"Don Cornelius...was an idol," Arsenio Hall says. "Oprah, an idol. But they didn't like Hip Hop. That was the best thing that ever happened to me."
Late-night talk show host Arsenio Hall recently spoke with VladTV about his early career as a television host granting interviews to rappers. Explaining his early stake in Hip Hop, Hall said Don Cornelius and Oprah “didn’t like Hip Hop” and that “that was the best thing that ever happened to me.”
“I was talking to Russell [Simmons] one day, it kind of focused me,” he said. “He was telling me about this guy he knew, that he was working with, that was living with his grandmother. That’s how old this kid was, I think this kid might have been 19. The career was so young he called him James. After we continued talking about James I realized that him and Rick Rubin were working with a gentleman who professionally was gonna be called LL Cool J. That period changed my life because I put LL Cool J on my Fox show—this is before the Paramount Arsenio Hall Show, before Coming To America. I’m playing around for 11 weeks on this Fox show. I put LL on, I put Whodini on. The numbers popped as we say in the business. The ratings looked good.”
Generalizing about the role Hip Hop played in his early career development, Hall went on to detail the opportunity to broadcast the culture early in its commercial era.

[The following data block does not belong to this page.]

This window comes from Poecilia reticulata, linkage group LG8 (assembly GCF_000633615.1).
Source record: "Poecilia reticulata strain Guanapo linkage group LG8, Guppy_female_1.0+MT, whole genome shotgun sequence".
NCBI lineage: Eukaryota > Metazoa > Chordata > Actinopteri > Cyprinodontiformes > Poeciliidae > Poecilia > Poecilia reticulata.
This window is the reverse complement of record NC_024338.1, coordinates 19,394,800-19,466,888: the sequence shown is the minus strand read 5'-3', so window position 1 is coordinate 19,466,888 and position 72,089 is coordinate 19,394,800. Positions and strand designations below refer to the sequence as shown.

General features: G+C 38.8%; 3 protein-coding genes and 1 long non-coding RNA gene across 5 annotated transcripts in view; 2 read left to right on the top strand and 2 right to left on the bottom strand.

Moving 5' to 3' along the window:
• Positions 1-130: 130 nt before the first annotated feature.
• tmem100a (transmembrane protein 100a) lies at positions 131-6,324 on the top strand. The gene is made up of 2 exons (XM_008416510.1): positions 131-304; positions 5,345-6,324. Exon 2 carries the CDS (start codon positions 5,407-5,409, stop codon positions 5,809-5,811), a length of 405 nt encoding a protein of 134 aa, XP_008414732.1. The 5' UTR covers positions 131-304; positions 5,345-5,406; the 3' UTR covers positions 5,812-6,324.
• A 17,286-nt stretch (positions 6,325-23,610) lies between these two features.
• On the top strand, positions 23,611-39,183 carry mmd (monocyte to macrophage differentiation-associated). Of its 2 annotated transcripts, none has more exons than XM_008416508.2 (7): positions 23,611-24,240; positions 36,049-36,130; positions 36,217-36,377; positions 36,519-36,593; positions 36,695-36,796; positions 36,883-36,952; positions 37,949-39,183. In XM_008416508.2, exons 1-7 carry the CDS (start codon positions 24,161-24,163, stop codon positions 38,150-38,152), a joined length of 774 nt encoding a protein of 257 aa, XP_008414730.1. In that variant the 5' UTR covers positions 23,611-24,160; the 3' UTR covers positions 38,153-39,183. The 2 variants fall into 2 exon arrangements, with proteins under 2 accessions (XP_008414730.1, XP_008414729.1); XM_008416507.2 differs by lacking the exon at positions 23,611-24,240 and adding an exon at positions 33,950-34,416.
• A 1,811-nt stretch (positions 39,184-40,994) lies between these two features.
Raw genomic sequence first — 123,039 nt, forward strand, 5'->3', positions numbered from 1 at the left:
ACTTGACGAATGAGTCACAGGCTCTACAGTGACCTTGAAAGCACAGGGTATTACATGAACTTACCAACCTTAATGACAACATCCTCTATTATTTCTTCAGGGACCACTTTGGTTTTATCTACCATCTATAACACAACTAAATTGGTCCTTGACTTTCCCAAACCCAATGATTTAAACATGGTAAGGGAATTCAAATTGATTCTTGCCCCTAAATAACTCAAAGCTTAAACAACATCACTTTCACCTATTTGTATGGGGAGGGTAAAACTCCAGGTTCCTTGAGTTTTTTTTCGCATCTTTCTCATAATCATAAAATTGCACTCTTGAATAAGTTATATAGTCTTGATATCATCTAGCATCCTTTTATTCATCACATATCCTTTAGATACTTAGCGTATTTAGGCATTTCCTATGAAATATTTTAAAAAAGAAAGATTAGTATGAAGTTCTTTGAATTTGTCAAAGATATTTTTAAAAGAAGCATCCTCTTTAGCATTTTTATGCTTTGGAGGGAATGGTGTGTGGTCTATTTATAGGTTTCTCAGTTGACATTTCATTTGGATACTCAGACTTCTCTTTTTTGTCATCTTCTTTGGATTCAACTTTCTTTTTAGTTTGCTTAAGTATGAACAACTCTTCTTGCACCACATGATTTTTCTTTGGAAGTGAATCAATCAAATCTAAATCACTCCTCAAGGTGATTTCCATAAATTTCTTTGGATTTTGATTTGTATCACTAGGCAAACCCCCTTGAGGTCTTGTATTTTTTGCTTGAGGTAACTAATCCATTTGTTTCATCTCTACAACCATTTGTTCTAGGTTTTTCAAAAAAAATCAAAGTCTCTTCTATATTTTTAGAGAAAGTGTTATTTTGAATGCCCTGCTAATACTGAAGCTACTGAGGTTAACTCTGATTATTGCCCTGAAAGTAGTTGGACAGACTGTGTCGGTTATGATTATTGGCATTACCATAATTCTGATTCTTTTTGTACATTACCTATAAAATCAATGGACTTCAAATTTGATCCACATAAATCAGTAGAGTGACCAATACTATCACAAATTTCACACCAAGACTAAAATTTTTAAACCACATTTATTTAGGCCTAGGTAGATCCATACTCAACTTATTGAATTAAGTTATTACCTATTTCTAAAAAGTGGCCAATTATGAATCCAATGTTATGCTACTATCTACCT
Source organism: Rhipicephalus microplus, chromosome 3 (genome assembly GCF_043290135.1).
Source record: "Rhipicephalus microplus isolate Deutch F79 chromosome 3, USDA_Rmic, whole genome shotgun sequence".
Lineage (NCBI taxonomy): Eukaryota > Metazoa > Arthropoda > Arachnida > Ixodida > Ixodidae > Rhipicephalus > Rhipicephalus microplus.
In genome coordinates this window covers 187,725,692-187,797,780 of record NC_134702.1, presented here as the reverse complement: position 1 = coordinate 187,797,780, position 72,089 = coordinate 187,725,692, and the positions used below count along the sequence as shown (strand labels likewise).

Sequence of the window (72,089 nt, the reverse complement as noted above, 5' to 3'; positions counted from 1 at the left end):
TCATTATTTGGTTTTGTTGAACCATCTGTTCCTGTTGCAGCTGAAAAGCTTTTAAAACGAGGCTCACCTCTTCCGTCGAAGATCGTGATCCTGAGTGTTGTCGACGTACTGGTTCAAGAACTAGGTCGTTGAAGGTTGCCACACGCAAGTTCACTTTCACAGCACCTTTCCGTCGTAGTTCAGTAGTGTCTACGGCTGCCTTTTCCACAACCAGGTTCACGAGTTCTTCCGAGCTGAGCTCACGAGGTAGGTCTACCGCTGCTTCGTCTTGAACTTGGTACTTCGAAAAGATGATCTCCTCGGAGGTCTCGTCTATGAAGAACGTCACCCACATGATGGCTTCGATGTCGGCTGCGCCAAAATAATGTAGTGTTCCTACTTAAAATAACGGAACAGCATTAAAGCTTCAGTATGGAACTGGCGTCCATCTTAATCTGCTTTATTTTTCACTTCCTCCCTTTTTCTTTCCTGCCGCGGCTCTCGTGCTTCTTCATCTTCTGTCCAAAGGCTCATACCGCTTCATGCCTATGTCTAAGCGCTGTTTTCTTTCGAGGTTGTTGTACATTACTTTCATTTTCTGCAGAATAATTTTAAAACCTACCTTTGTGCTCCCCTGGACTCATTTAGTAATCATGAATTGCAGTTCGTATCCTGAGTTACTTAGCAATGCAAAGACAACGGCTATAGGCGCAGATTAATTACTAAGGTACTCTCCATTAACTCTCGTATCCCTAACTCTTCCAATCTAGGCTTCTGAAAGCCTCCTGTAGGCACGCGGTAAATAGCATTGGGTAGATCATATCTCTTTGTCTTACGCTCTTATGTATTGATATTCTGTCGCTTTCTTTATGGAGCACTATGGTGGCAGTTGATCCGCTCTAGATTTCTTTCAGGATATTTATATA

“Basically, Hip Hop saved my life,” he said. “Hip Hop gave me a career. Sure there’s Bill Clinton and sure there’s all the actors and actresses that came along, but being able to put Will Smith on...and all those things. That brought a culture—and when I say culture I don’t mean Black, I mean the Hip Hop culture—it brought this whole new culture. Don’t forget, I had kids who had pants on backwards. They weren’t even sagging, they were on backwards...I was bringing this into the living rooms of people who could safely watch it and get to understand it. That’s really why it worked.”
Referencing Don Cornelius and Oprah, Hall also hinted that their reluctance to cover Hip Hop left the space wide open.
“Don Cornelius is an idol, was an idol,” he said. “Oprah, an idol. But they didn’t like Hip Hop. That was the best thing that ever happened to me. I think Oprah would be cool with me saying that. Until she started hanging out with Jay Z, it wasn’t on Oprah’s radar. Oprah wasn’t in Chicago, saying, ‘When does Common perform?’ That’s not what she was dealing with. I got to have all of that. That became the great story. Don Cornelius did not like Q-Tip, so I got all of that.”